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$5.85m Integrated Planning & Advising for Student Success in Higher Education (iPASS) Initiative Launched
|For Release: |
SEPTEMBER 8, 2015
24 Institutions in 19 states selected by EDUCAUSE to receive funding
SEPTEMBER 8, 2015 – EDUCAUSE has announced the results of its recent grant competition, Integrated Planning & Advising for Student Success (iPASS) in higher education, which awarded grants of up to $225,000 to 24 institutions from across the country. Created with funding from the Bill & Melinda Gates Foundation and the Leona M. and Harry B. Helmsley Charitable Trust, the initiative will help two-and four-year higher education institutions launch comprehensive iPASS technologies by 2018.
This new integrative approach to student success promotes shared ownership for educational progress among students, faculty, and staff, encompassing services that help students formulate and advance toward educational goals. iPASS includes tech-enabled advising, counseling, progress tracking, and academic early alerts.
“Institutions of higher education are facing greater challenges than ever before; many are working to decrease costs while delivering high-quality programs to a growing and increasingly diverse student body,” EDUCAUSE President and CEO John O’Brien said.
Over the course of their three-year projects, grantee institutions aim for at least a 10 percentage point increase in year-to-year student retention. Program results will be shared broadly to accelerate adoption of iPASS systems.
“This reality demands that institutions embrace new models for monitoring and improving student performance, and I am convinced that iPASS systems can be a student success game-changer,” O’Brien noted. “EDUCAUSE recognizes these challenges and will provide three years of financial, technical, and change-management support to the selected colleges and universities as they focus on student success through investing in iPASS.”
Grantees also will receive access to technology vendors and consultants in technology integration and business process redesign. Their plans will undergo rigorous third-party analysis of student outcomes and return on investment, led by the Community College Research Center at Teachers College of Columbia University, a partner in this initiative.
Of the grantees, 20 are funded by the Bill & Melinda Gates Foundation, and the remaining four are funded by the Helmsley Trust for iPASS implementations that will focus specifically on students in STEM disciplines. Achieving the Dream, another partner organization, will provide technical assistance to these Helmsley Trust-funded grantees as well as 11 other two- and four-year institutions.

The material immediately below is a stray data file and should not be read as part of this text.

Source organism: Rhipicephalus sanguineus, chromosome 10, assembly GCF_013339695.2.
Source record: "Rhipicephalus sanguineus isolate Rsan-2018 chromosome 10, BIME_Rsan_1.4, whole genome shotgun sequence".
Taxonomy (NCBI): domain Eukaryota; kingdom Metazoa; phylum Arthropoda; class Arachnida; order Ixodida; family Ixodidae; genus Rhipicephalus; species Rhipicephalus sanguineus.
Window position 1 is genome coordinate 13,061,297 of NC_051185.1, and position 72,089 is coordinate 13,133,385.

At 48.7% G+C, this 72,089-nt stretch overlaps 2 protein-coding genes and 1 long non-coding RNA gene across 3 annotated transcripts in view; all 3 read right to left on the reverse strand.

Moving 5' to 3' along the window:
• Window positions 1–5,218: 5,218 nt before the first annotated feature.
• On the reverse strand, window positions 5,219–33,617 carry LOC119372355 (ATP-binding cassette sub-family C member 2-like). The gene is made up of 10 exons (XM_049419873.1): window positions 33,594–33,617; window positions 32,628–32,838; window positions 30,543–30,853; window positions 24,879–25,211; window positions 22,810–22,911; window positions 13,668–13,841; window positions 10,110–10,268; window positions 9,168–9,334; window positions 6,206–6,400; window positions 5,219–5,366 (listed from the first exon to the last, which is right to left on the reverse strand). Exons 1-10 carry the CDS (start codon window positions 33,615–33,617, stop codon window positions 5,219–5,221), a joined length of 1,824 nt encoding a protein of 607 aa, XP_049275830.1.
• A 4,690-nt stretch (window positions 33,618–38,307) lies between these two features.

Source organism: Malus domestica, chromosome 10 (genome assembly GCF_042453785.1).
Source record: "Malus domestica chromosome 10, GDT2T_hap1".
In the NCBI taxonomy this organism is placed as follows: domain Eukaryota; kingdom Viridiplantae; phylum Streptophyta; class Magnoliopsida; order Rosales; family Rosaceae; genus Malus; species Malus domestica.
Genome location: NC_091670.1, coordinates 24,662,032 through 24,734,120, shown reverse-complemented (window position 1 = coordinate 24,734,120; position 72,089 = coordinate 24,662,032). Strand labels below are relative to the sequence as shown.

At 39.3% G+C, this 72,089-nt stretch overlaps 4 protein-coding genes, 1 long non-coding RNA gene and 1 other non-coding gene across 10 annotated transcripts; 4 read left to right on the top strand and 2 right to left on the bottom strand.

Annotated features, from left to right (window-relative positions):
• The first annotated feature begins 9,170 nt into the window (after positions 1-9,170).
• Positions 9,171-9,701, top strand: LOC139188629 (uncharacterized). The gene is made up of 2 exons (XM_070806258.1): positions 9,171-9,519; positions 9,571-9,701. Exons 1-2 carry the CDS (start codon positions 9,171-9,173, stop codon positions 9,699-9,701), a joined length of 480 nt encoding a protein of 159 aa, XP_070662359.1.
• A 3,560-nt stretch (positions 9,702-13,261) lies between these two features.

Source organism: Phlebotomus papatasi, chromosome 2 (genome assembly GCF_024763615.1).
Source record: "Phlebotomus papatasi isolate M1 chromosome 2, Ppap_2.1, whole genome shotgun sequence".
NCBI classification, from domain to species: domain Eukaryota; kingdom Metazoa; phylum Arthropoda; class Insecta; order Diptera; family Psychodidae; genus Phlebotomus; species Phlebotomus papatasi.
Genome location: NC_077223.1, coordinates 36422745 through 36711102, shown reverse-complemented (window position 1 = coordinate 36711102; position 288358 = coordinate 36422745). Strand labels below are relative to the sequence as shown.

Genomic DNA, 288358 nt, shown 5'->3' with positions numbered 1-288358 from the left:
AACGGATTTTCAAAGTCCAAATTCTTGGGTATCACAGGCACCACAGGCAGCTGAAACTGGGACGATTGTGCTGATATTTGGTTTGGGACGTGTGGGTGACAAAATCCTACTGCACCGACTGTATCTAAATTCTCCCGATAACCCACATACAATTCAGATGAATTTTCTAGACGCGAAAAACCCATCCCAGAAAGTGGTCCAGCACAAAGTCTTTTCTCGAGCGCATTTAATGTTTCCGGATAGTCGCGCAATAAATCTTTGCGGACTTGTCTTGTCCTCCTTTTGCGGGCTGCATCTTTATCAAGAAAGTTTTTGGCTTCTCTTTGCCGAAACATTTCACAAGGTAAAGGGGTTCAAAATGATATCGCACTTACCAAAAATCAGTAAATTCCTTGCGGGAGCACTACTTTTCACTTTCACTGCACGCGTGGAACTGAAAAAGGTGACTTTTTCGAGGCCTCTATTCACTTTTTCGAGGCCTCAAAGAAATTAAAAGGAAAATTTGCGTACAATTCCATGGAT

Successful applicants were expected to have rolled out at least part of their iPASS system(s) prior to applying for funding and will now focus on deploying each of the following broad, student-facing functions that improve on current technology and services in three areas:
- Education planning: Guiding students to select courses and programs of study that are most efficient and relevant to completing a degree or credential that meets their academic and career goals
- Counseling and coaching: Connecting students to on- and off-campus resources and allowing students and advisors to monitor progress, provide ongoing feedback, and create personalized action plans for educational success
- Targeting risk and intervention: Providing faculty, advisors, students, and administrators with the ability to better predict course failure and program stop-out, in order to support timely and effective interventions
Nancy Millichap, Postsecondary Program Officer at EDUCAUSE, emphasized the initiative’s enormous potential: “We and our partners firmly believe that the potential for iPASS and other technology-mediated reforms lies in their ability to spur change at the institutional level rather than merely promote efficiency,” Millichap said. “iPASS and other large-scale reforms have the potential to change how students experience college, thereby improving the likelihood that they will remain engaged, achieving learning goals, and ultimately graduate.”
California State University, Fresno Foundation
Colorado State University
Community College of Philadelphia Foundation
Doña Ana Community College*
George Mason University
Georgia State University
Honolulu Community College/University of Hawaii System*
Middle Tennessee State University
Montgomery County Community College
Northeast Wisconsin Technical College
Northern Arizona University
Northern Essex Community College
Patrick Henry Community College
Queensborough Community College
Ramapo College of New Jersey
South Texas College
Stella and Charles Guttman Community College
Trident Technical College*
University of Central Florida
University of North Carolina at Charlotte
University of South Florida
University of Texas at San Antonio
West Virginia University Foundation
Zane State College*
*These institutions are recipients of STEM Challenge grants, which are funded by the Leona M. and Harry B. Helmsley Charitable Trust.
EDUCAUSE is a nonprofit association and the foremost community of IT leaders and professionals committed to advancing higher education. EDUCAUSE programs and services are focused on analysis, advocacy, community building, professional development, and knowledge creation because IT plays a transformative role in higher education. EDUCAUSE supports those who lead, manage, and use information technology through a comprehensive range of resources and activities. For more information, visit www.educause.edu.